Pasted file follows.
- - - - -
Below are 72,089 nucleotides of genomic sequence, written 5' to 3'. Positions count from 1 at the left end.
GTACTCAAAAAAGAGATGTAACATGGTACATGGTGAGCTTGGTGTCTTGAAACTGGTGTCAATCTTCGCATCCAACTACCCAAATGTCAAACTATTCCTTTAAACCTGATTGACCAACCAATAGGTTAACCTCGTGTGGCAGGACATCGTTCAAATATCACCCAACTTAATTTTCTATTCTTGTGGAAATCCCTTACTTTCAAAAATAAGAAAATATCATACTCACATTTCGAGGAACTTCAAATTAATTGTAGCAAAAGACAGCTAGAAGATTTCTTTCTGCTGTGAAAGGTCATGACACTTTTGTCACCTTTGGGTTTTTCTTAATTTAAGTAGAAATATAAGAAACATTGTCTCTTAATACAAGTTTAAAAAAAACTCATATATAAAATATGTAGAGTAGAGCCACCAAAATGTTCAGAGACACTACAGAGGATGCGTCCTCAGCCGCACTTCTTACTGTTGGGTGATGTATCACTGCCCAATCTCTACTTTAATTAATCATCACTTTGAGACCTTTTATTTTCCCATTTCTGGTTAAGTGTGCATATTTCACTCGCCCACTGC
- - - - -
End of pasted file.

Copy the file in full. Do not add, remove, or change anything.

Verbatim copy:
Below are 72,089 nucleotides of genomic sequence, written 5' to 3'. Positions count from 1 at the left end.
GTACTCAAAAAAGAGATGTAACATGGTACATGGTGAGCTTGGTGTCTTGAAACTGGTGTCAATCTTCGCATCCAACTACCCAAATGTCAAACTATTCCTTTAAACCTGATTGACCAACCAATAGGTTAACCTCGTGTGGCAGGACATCGTTCAAATATCACCCAACTTAATTTTCTATTCTTGTGGAAATCCCTTACTTTCAAAAATAAGAAAATATCATACTCACATTTCGAGGAACTTCAAATTAATTGTAGCAAAAGACAGCTAGAAGATTTCTTTCTGCTGTGAAAGGTCATGACACTTTTGTCACCTTTGGGTTTTTCTTAATTTAAGTAGAAATATAAGAAACATTGTCTCTTAATACAAGTTTAAAAAAAACTCATATATAAAATATGTAGAGTAGAGCCACCAAAATGTTCAGAGACACTACAGAGGATGCGTCCTCAGCCGCACTTCTTACTGTTGGGTGATGTATCACTGCCCAATCTCTACTTTAATTAATCATCACTTTGAGACCTTTTATTTTCCCATTTCTGGTTAAGTGTGCATATTTCACTCGCCCACTGC